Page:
Ryujinx has seen incredible progress over the course of 2020, but so far one particular feature has remained glaringly absent: a disk-based shader cache. That changes today with our latest update: project code name Salieri!
While not a core function of emulation, this feature's addition to the emulator is a quantum leap forward in gameplay enjoyability for end users and one that a multitude have been earnestly requesting for many months (shader cache when???).
What's the big deal about shader cache?
Up until now, Ryujinx has been compiling shaders on the fly when the game requests them, causing FPS drops and stutters lasting anywhere from a split second to nearly a minute, depending on the game and the size of the shader. Once compiled, these shaders remained in RAM only until the emulator was closed. On subsequent replays of the same game those shaders had to be compiled yet again, bringing with them the same slowdowns. While there are driver-level shader cache functions available on Nvidia and AMD GPUs, these only offered minor relief and are invalidated completely from time to time.
With today's update, delivered by Ryujinx developer Thog (who also implemented the complete audio renderer rewrite Amadeus earlier this year), the shaders you've compiled are now written to disk where they safely reside until being loaded into RAM on the next boot of the game. This means that even after you close and reopen the emulator, reboot your PC or update your GPU driver, Ryujinx will pre-load the appropriate game's shaders for you in just a few seconds. All this nets a significant reduction—or complete elimination—of FPS drops and stutters in your favorite game. And there's one more thing: the shader compilation process itself has been optimized, noticeably reducing stutters & FPS drops during initial gameplay.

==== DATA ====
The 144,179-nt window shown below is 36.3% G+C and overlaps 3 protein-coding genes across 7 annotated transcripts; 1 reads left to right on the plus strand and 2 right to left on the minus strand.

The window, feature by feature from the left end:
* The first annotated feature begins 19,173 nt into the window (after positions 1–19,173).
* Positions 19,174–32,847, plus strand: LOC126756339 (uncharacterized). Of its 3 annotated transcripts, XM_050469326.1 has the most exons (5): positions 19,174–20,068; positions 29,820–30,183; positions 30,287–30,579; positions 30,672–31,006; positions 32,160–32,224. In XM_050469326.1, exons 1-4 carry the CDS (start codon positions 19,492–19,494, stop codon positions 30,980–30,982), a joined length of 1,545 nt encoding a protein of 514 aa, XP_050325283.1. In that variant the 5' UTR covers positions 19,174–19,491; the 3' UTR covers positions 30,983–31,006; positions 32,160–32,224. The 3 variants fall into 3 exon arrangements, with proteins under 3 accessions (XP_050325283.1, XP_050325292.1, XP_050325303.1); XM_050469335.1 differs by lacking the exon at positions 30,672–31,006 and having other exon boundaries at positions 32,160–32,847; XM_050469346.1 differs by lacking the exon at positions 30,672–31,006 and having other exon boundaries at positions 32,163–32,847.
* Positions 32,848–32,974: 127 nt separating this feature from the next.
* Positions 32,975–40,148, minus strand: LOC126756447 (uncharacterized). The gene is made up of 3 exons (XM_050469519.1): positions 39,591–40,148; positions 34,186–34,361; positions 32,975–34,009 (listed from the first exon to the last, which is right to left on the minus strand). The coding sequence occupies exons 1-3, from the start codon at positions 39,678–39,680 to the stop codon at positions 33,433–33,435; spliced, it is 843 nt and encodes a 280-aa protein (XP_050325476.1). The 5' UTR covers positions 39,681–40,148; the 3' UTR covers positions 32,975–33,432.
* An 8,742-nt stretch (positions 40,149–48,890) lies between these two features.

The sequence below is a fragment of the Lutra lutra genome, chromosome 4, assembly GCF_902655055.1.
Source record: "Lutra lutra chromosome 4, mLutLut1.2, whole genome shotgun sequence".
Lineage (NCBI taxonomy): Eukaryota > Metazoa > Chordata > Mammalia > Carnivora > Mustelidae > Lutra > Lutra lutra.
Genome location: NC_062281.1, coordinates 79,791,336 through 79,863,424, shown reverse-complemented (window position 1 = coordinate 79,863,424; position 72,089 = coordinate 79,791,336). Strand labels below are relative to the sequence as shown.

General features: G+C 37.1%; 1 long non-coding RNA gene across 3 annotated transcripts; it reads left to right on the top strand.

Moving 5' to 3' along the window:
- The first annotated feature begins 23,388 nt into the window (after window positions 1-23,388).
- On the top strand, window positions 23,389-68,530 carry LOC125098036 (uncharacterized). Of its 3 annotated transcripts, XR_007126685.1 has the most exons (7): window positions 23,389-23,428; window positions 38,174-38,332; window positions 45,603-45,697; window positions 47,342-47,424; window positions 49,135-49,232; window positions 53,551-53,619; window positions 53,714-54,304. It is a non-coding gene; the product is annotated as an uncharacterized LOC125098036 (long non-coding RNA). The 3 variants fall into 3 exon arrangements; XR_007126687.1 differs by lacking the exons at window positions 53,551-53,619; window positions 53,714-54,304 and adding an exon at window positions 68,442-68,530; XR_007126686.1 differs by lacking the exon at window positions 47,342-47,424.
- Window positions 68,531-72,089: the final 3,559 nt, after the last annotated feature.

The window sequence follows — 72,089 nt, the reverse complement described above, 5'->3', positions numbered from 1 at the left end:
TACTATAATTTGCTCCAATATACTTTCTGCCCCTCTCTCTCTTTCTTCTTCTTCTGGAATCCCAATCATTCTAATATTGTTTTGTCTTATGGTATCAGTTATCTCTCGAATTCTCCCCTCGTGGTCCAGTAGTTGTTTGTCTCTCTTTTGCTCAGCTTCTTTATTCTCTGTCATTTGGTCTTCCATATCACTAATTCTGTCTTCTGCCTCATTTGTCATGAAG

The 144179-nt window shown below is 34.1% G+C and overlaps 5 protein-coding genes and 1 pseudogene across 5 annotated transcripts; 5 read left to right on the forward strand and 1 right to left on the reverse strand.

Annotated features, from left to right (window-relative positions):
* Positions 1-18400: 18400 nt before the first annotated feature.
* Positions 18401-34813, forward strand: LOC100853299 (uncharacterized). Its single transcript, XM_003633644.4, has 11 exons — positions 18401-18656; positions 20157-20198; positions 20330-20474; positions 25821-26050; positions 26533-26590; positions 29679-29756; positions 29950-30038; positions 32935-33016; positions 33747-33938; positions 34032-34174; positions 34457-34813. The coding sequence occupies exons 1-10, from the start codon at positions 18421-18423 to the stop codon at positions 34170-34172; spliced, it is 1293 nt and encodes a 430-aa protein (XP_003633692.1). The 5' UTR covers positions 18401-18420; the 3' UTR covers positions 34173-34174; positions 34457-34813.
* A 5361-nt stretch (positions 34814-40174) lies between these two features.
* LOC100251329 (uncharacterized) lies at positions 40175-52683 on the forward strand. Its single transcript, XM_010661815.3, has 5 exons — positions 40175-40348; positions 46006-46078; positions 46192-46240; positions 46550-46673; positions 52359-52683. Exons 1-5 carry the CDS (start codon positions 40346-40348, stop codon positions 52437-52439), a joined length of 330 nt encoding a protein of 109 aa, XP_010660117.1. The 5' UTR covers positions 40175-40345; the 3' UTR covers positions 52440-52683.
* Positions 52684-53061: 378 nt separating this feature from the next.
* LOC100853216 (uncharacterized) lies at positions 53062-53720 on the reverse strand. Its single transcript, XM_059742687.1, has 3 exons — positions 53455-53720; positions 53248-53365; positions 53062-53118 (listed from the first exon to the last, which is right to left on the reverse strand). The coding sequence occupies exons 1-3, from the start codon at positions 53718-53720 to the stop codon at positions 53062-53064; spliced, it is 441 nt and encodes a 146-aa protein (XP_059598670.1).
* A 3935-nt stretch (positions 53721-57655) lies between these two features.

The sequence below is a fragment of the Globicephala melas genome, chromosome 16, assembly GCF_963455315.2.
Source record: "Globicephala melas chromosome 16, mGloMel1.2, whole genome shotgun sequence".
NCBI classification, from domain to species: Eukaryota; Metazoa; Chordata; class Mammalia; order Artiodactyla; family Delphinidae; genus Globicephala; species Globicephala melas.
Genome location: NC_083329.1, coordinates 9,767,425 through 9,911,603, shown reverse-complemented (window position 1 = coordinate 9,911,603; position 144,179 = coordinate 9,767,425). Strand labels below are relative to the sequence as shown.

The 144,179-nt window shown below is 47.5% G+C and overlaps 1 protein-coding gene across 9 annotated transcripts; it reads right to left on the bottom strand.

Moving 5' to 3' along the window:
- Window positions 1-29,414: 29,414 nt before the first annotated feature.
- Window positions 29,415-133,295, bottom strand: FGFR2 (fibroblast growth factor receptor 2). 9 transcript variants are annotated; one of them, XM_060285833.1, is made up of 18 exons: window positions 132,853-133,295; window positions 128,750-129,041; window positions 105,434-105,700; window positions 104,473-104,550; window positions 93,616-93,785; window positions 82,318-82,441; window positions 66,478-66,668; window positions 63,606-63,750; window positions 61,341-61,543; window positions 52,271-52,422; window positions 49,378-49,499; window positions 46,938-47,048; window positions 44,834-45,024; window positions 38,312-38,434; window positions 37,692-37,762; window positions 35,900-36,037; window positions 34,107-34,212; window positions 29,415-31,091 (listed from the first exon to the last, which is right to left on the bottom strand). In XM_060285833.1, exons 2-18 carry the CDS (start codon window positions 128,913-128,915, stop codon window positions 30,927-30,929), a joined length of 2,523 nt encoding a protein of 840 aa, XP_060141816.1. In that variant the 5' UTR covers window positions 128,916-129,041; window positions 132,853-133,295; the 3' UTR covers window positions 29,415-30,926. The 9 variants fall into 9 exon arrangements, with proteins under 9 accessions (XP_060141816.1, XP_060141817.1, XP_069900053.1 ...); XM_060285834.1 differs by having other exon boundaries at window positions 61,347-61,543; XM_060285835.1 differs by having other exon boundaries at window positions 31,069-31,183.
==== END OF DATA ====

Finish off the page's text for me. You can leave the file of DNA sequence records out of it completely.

Will I ever have to rebuild my shader cache/will it ever be invalidated?
Thanks to this clever implementation, the shader cache will rebuild itself on boot if an invalidating event occurs i.e. updating your GPU drivers or if Ryujinx releases an update that affects shader code. This rebuild process takes a few minutes but surely beats having to play the game with stutters again just to build up your cache. Upgrading your PC? No problem! You can even transfer your shader cache files to the new hard drive when it's time; the shaders will be rebuilt for you on the first boot of the associated game.
What's coming next?
Shader cache plays an important role in another Ryujinx feature: LDN/local-wireless. A second LDN preview build is on the way and, with this new disk-based shader cache being incorporated, should enjoy a much more stable connection in shader-heavy games. Expect more news on this very soon!
As always, we would like to thank all our patrons and contributors; your support means a lot to us! If you can write code and know C#, or simply find emulators as fun and fascinating as we do, feel free to stop by on our Discord. Ask questions and submit a pull request; new contributors are always welcome! We have many ambitious ideas for 2021, so please consider supporting Ryujinx on Patreon to help make these goals a reality.